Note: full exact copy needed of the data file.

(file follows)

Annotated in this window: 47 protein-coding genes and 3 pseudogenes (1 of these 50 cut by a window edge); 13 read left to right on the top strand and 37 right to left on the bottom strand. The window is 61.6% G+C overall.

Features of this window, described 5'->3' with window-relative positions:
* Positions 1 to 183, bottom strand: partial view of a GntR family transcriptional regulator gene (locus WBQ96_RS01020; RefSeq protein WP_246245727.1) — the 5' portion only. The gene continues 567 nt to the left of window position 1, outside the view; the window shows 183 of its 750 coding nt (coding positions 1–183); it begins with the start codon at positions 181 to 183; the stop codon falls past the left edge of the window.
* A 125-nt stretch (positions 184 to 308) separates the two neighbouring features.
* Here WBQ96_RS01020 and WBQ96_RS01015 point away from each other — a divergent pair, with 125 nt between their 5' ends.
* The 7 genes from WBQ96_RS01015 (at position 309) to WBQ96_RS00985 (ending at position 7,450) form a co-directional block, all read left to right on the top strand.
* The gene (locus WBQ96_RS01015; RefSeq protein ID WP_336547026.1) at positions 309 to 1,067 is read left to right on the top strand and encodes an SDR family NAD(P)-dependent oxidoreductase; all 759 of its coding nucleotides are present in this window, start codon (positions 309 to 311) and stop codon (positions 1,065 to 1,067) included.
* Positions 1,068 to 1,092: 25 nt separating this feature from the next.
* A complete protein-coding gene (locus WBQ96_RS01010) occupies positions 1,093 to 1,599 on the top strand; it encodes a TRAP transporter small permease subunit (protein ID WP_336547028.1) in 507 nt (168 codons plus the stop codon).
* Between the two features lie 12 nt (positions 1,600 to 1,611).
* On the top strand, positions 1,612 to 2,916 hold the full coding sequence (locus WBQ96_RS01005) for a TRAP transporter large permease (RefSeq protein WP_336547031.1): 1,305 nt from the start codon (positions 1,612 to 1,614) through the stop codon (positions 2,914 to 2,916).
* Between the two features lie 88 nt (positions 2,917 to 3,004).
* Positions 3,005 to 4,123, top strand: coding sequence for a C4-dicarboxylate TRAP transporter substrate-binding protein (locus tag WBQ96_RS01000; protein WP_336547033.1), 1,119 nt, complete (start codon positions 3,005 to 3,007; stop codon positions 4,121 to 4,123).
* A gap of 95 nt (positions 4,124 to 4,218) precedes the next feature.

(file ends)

Annotated in this window: 47 protein-coding genes and 3 pseudogenes (1 of these 50 cut by a window edge); 13 read left to right on the top strand and 37 right to left on the bottom strand. The window is 61.6% G+C overall.

Features of this window, described 5'->3' with window-relative positions:
* Positions 1 to 183, bottom strand: partial view of a GntR family transcriptional regulator gene (locus WBQ96_RS01020; RefSeq protein WP_246245727.1) — the 5' portion only. The gene continues 567 nt to the left of window position 1, outside the view; the window shows 183 of its 750 coding nt (coding positions 1–183); it begins with the start codon at positions 181 to 183; the stop codon falls past the left edge of the window.
* A 125-nt stretch (positions 184 to 308) separates the two neighbouring features.
* Here WBQ96_RS01020 and WBQ96_RS01015 point away from each other — a divergent pair, with 125 nt between their 5' ends.
* The 7 genes from WBQ96_RS01015 (at position 309) to WBQ96_RS00985 (ending at position 7,450) form a co-directional block, all read left to right on the top strand.
* The gene (locus WBQ96_RS01015; RefSeq protein ID WP_336547026.1) at positions 309 to 1,067 is read left to right on the top strand and encodes an SDR family NAD(P)-dependent oxidoreductase; all 759 of its coding nucleotides are present in this window, start codon (positions 309 to 311) and stop codon (positions 1,065 to 1,067) included.
* Positions 1,068 to 1,092: 25 nt separating this feature from the next.
* A complete protein-coding gene (locus WBQ96_RS01010) occupies positions 1,093 to 1,599 on the top strand; it encodes a TRAP transporter small permease subunit (protein ID WP_336547028.1) in 507 nt (168 codons plus the stop codon).
* Between the two features lie 12 nt (positions 1,600 to 1,611).
* On the top strand, positions 1,612 to 2,916 hold the full coding sequence (locus WBQ96_RS01005) for a TRAP transporter large permease (RefSeq protein WP_336547031.1): 1,305 nt from the start codon (positions 1,612 to 1,614) through the stop codon (positions 2,914 to 2,916).
* Between the two features lie 88 nt (positions 2,917 to 3,004).
* Positions 3,005 to 4,123, top strand: coding sequence for a C4-dicarboxylate TRAP transporter substrate-binding protein (locus tag WBQ96_RS01000; protein WP_336547033.1), 1,119 nt, complete (start codon positions 3,005 to 3,007; stop codon positions 4,121 to 4,123).
* A gap of 95 nt (positions 4,124 to 4,218) precedes the next feature.